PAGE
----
Cross Post – Captains’ Club
Nationals is two things: the National Tournament (Section 22.214.171.124) and the extra-strength Non-Bracket Matches (Section 126.96.36.199). Rule 188.8.131.52 is purposely written broadly, but for the time being we’ll refer to it as Saturday and Sunday. Currently, it defines that each team gets three unique opponents to play on Saturday.
I propose a less stringent definition of Saturday’s required games, a minimum of two. This will guarantee that each team receives at least three matches over the Nationals Event weekend.
This is not an explicit drop to two games, we Need to be broader with our written policy. For smaller events (teams number 16 and smaller) we can fit three games in. The point is, requiring 3 matches is too stringent. Adding more teams to Nationals but keeping 3 matches going in will likely require that Friday matches are mandatory.
In a sixteen team bracket, Sunday’s bracket will result in the two Championship teams playing four games on Sunday, meaning they could play Seven 50 minute games in 45 hours over the event. That’s insane and dangerous. At least four teams will play three matches on Sunday, totaling Six games in 43 hours.
There have been 208 ranked matches played in Season 2017 with a dozen more to go. The average games played per attending team is 16.375 (before the War). The median is 17 games. We don’t need 3 games on Saturday to boost team’s match counts and give a more accurate seeding for Sunday’s bracket. That’s already been done to good effect in the regular season.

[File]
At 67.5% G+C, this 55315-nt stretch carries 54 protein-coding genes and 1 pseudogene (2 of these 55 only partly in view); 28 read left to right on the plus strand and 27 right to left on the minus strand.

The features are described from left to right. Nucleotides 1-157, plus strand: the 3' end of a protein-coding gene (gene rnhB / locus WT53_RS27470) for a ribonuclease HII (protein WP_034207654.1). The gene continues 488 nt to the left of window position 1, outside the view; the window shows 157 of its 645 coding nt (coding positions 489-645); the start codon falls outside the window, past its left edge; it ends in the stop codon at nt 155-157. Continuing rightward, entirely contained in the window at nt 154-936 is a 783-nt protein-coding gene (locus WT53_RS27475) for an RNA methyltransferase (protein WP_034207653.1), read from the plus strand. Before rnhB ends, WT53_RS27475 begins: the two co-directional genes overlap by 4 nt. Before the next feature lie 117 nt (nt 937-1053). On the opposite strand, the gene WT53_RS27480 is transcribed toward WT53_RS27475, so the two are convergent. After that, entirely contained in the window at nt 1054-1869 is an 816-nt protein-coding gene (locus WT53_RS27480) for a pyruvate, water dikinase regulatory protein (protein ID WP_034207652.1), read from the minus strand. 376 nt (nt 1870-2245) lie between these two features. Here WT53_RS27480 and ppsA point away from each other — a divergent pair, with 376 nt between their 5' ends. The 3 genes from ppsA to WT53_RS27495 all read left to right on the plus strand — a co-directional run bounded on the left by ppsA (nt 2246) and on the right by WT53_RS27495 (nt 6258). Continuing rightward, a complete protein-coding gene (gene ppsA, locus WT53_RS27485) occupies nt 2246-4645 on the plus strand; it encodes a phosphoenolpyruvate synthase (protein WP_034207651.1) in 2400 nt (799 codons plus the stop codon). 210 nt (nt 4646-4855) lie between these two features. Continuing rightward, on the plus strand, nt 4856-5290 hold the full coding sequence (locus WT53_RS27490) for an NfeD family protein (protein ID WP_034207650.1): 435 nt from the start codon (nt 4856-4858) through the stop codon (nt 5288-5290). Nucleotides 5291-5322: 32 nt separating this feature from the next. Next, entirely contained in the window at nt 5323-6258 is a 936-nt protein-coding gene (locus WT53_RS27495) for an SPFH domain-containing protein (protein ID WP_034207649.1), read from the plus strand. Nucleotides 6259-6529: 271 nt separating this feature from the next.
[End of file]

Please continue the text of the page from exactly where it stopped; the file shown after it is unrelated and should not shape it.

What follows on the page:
For the first time in a Nationals, almost every competitor will have played 6 or more games going into Nationals. NSU (0 games) is the outlier, and would obviously benefit from a third game to help boost the accuracy of their ranking. We could still schedule an extra game exclusively for any competitors that have low game counts, the situation of the Season dictating the needs of what gets played on Saturday. As far as the remaining 23 teams, they have played more than enough games to determine good seeds.
This frees up a great deal of time, which we never really have to begin with. I will give an example for our unprecedented 24 team Nationals. In requiring 3 games, we’d need to schedule 36 matches in 9 heats. Most courts are only going to be able to get four courts. Dropping down to shortened 40 minute games, we might be able to squeeze by in 12 hours. That’s a recipe for disaster.
If we only needed 2 games, we’d only need to schedule 24 matches in 6 heats. We can get by with 9 hours. We have the availability to schedule an extra match for teams that haven’t gotten a lot of matches in during the season. This also saves us in officiating costs.
This extra 3 hours gives us some serious advantages. We have actual time to host the All Star Game, Ladies Match and Alumni games. We can hold a decent Fastest Throw comp, and other amenities for team players. Gladiatorial series? Continuous / last man standing? We can schedule an hour for the entire Executive Board to meet and do work. We have extra time for a Captains’ Meeting where everyone’s not grossly tired and cranky.